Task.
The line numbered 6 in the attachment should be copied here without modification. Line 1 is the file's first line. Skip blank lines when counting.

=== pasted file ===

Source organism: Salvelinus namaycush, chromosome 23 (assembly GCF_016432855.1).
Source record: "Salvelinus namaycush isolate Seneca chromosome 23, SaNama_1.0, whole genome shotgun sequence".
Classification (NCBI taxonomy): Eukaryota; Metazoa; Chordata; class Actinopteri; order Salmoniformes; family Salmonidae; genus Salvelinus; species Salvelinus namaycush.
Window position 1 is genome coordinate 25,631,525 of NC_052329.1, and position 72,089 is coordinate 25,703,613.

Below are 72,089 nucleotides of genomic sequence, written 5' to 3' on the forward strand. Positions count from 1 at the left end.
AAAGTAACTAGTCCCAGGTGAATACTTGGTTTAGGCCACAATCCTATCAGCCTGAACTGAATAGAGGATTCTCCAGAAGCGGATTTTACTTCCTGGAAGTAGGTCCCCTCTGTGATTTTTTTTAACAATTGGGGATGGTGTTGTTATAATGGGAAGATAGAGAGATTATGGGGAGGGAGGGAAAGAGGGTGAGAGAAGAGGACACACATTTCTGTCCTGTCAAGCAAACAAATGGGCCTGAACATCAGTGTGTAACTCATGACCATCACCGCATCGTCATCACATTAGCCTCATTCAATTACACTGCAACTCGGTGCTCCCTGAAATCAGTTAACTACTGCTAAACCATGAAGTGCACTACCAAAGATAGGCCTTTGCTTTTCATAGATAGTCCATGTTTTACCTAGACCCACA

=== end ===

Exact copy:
AAAGTAACTAGTCCCAGGTGAATACTTGGTTTAGGCCACAATCCTATCAGCCTGAACTGAATAGAGGATTCTCCAGAAGCGGATTTTACTTCCTGGAAGTAGGTCCCCTCTGTGATTTTTTTTAACAATTGGGGATGGTGTTGTTATAATGGGAAGATAGAGAGATTATGGGGAGGGAGGGAAAGAGGGTGAGAGAAGAGGACACACATTTCTGTCCTGTCAAGCAAACAAATGGGCCTGAACATCAGTGTGTAACTCATGACCATCACCGCATCGTCATCACATTAGCCTCATTCAATTACACTGCAACTCGGTGCTCCCTGAAATCAGTTAACTACTGCTAAACCATGAAGTGCACTACCAAAGATAGGCCTTTGCTTTTCATAGATAGTCCATGTTTTACCTAGACCCACA